Modulation Of Fatty Acid and Bile Acid Metabolism by Peroxisome Proliferator-Activated Receptor Α Protects Against Alcoholic Liver Disease

Significance:  This study compared alcohol-induced changes in liver tissues in alcohol-fed WT and Ppara-null mice in order to determine the roles of PPARα on hepatomegaly, steatosis, inflammation and mitochondrial swelling. The transcriptomics results indicated that PPARα activity was clearly enhanced through the induction of fatty acid b-oxidation. Striking increases in cholic acid and its derivatives and in a proinflammatory factor, Thbs1, were observed only in alcohol-fed Ppara-null mice. These findings further elucidate metabolic changes during chronic alcohol consumption and thus suggest the potential application of PPARα agonists in preventing ALD progression.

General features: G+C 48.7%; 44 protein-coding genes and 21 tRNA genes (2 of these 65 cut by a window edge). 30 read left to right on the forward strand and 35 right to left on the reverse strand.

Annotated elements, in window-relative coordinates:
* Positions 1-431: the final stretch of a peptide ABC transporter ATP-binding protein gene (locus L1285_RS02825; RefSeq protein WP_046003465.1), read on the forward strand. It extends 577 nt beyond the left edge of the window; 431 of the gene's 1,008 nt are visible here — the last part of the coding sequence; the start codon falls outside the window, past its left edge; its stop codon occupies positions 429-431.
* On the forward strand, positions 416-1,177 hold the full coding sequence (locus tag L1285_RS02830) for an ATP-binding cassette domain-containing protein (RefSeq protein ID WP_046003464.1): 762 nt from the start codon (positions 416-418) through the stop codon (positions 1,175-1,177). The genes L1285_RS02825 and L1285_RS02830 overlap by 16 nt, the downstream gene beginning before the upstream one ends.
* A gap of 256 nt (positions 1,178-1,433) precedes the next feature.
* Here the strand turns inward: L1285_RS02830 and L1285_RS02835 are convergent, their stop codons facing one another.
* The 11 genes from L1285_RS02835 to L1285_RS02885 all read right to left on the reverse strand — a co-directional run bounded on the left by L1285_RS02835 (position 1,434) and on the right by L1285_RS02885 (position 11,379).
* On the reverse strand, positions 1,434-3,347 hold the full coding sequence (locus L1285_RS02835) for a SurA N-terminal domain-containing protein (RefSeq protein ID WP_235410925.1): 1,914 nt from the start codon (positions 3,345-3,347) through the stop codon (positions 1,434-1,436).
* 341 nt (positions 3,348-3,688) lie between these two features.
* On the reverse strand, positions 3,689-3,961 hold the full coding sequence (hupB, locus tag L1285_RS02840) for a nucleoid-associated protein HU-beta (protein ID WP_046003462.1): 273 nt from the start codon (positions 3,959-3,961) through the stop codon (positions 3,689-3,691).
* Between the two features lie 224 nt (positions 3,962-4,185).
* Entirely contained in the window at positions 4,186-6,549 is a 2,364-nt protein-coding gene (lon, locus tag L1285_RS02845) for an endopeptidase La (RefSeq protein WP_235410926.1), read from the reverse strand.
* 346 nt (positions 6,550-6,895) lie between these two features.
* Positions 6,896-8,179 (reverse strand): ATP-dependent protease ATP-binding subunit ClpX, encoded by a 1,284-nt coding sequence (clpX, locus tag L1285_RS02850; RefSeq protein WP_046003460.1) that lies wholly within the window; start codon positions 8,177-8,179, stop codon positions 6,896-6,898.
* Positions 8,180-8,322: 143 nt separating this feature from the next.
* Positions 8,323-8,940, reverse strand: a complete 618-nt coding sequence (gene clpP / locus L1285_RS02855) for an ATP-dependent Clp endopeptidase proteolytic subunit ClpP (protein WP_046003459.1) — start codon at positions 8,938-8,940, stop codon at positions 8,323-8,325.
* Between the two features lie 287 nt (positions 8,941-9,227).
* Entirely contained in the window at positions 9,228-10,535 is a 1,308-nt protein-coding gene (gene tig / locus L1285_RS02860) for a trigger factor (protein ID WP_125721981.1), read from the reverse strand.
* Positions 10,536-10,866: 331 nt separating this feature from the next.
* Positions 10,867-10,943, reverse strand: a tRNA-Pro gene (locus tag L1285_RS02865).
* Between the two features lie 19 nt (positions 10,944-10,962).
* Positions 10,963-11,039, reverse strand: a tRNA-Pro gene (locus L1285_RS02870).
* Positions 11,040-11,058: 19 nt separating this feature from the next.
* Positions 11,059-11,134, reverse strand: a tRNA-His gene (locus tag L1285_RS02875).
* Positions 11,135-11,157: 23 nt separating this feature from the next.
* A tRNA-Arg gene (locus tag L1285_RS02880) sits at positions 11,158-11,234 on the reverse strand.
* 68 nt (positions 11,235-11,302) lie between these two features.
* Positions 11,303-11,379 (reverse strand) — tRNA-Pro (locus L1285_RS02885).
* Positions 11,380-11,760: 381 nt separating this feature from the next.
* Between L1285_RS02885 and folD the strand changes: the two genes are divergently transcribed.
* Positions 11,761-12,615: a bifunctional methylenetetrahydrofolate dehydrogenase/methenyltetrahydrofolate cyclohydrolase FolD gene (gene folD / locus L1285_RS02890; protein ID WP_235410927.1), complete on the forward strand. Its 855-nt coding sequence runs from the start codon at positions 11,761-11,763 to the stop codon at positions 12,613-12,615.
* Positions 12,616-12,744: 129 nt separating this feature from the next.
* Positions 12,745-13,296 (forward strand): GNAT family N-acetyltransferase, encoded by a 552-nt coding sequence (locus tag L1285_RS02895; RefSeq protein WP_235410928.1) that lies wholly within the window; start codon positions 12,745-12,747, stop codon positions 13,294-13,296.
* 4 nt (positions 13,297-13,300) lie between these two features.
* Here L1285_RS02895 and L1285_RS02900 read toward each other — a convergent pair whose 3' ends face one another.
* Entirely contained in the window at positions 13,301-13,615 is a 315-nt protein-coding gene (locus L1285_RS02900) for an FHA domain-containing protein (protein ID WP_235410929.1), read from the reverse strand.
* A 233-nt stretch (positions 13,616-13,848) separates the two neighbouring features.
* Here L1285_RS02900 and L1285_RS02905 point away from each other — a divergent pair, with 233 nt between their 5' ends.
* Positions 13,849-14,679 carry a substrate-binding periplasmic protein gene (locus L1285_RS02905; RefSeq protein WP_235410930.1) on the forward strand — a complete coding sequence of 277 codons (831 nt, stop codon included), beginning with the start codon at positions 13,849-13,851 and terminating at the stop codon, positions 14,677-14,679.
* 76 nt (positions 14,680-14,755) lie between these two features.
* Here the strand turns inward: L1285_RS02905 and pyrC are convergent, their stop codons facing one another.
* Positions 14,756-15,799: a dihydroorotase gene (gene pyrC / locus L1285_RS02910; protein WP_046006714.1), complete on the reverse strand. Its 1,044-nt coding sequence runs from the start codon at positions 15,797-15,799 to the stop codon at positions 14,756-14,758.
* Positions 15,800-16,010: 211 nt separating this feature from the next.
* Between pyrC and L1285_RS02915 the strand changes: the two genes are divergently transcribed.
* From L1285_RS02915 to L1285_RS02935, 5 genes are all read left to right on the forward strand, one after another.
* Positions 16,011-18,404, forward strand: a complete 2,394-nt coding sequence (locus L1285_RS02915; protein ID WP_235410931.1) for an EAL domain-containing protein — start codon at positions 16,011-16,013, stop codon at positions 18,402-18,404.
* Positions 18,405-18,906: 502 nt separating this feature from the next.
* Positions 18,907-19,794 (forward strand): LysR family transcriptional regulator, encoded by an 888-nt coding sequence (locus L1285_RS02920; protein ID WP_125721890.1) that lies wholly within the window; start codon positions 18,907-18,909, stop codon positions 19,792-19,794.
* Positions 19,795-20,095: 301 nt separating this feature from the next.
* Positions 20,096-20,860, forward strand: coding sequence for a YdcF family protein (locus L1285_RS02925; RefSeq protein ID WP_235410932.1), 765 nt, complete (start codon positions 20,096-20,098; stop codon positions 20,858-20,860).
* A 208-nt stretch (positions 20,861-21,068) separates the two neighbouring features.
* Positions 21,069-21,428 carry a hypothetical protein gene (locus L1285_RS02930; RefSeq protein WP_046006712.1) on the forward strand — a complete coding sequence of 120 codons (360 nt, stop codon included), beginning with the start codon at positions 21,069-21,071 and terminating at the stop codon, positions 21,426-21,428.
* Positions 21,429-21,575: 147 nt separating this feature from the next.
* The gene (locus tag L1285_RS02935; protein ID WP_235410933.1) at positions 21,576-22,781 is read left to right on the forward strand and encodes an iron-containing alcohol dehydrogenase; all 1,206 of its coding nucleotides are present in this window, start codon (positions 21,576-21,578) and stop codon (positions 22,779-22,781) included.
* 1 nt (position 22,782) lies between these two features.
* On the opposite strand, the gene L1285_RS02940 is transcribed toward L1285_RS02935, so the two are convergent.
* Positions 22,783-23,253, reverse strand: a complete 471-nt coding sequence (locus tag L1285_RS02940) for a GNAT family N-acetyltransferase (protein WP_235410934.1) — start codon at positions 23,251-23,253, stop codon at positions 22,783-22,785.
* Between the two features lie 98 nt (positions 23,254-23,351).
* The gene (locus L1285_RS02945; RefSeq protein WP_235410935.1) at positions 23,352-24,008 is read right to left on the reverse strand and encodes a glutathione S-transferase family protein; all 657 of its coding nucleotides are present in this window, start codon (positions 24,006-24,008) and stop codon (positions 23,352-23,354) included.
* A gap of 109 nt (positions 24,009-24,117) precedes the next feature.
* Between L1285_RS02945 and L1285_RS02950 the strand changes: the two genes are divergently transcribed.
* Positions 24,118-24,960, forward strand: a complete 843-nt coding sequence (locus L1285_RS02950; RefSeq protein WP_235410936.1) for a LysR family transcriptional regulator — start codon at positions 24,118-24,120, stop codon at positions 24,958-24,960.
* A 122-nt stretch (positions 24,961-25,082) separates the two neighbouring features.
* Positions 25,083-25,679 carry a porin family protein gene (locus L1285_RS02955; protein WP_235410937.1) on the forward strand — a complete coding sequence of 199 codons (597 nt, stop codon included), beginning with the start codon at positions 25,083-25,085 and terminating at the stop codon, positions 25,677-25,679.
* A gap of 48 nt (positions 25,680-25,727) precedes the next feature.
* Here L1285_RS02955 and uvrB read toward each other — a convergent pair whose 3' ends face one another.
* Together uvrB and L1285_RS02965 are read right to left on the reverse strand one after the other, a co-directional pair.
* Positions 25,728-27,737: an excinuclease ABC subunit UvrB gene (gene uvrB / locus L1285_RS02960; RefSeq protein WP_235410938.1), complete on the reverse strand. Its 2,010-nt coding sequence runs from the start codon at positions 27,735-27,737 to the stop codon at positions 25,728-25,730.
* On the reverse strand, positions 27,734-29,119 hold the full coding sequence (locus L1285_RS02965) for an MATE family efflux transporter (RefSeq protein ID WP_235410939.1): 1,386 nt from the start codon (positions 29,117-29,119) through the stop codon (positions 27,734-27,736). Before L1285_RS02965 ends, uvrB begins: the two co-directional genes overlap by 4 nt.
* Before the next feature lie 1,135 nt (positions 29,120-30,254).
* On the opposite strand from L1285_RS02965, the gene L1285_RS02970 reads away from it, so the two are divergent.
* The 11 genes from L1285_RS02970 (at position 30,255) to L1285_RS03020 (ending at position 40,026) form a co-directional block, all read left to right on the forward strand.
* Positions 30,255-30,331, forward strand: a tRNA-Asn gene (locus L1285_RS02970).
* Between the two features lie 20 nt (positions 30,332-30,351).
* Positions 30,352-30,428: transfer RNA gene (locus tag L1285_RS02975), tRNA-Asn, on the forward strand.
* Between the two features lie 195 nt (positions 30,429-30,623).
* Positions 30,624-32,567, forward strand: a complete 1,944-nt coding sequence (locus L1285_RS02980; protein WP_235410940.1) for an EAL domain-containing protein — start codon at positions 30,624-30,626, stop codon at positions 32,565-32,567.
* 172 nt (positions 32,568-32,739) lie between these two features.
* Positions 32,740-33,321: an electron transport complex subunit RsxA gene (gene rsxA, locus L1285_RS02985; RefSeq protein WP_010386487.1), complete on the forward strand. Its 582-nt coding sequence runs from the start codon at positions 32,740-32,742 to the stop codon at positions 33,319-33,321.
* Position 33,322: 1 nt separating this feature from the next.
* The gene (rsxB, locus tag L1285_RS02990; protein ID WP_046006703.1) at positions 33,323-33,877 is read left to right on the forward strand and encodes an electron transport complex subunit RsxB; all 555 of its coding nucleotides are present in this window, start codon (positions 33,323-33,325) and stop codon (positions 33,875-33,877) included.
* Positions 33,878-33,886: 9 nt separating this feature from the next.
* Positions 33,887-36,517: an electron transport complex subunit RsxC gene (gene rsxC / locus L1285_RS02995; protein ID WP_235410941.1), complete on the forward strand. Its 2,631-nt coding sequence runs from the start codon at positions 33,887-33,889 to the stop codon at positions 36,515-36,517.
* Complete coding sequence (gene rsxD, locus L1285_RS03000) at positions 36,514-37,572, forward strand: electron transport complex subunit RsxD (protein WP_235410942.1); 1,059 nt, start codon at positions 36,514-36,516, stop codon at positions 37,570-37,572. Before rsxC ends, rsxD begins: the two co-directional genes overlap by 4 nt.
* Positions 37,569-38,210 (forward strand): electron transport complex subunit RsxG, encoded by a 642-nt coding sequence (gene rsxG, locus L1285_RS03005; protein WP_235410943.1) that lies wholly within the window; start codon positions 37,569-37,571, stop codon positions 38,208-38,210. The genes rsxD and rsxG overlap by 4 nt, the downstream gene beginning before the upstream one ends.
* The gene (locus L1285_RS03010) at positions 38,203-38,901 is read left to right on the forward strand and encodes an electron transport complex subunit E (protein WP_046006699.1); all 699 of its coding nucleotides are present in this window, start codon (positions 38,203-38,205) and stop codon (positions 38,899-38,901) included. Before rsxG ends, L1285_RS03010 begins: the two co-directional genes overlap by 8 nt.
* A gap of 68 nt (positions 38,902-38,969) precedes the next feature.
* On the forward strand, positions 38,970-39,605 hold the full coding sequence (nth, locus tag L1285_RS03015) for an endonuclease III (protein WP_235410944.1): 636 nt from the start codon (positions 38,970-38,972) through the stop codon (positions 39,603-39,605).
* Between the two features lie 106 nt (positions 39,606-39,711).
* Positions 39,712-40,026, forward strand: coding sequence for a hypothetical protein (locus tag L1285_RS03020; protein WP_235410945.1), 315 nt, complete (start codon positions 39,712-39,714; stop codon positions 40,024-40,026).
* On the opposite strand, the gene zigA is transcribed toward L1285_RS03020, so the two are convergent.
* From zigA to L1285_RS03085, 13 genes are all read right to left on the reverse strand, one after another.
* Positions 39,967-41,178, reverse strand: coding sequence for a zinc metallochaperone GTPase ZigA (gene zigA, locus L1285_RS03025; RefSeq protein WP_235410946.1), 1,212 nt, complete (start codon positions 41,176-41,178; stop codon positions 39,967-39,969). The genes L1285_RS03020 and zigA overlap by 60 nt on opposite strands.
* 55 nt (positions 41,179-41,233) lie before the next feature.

Chronic alcohol intake affects liver function and causes hepatic pathological changes. It has been shown that peroxisome proliferator-activated receptor α (PPARα)-null mice developed more pronounced hepatic changes than wild-type (WT) mice after chronic exposure to a diet containing 4% alcohol. The remarkable similarity between the histopathology of alcoholic liver disease (ALD) in Ppara-null model and in humans, and the fact that PPARα expression and activity in human liver are less than one-tenth of those in WT mouse liver make Ppara-null a good system to investigate ALD. METHODS: In this study, the Ppara-null model was used to elucidate the dynamic regulation of PPARα activity during chronic alcohol intake. Hepatic transcriptomic and metabolomic analyses were used to examine alterations of gene expression and metabolites associated with pathological changes. The changes triggered by alcohol consumption on gene expression and metabolites in Ppara-null mice were compared with those in WT mice. RESULTS: The results showed that in the presence of PPARα, 3 major metabolic pathways in mitochondria, namely the fatty acid β-oxidation, the tricarboxylic acid cycle, and the electron transfer chain, were induced in response to a 2-month alcohol feeding, while these responses were greatly reduced in the absence of PPARα. In line with the transcriptional modulations of these metabolic pathways, a progressive accumulation of triglycerides, a robust increase in hepatic cholic acid and its derivatives, and a strong induction of fibrogenesis genes were observed exclusively in alcohol-fed Ppara-null mice. CONCLUSIONS: These observations indicate that PPARα plays a protective role to enhance mitochondrial function in response to chronic alcohol consumption by adaptive transcriptional activation and suggest that activation of this nuclear receptor may be of therapeutic value in the treatment for ALD. (Li HH, Tyburski JB, Wang YW, Strawn S, Moon BH, Kallakury BV, Gonzalez FJ, Fornace AJ Jr.  Alcohol Clin Exp Res. 2014 Jun;38(6):1520-31)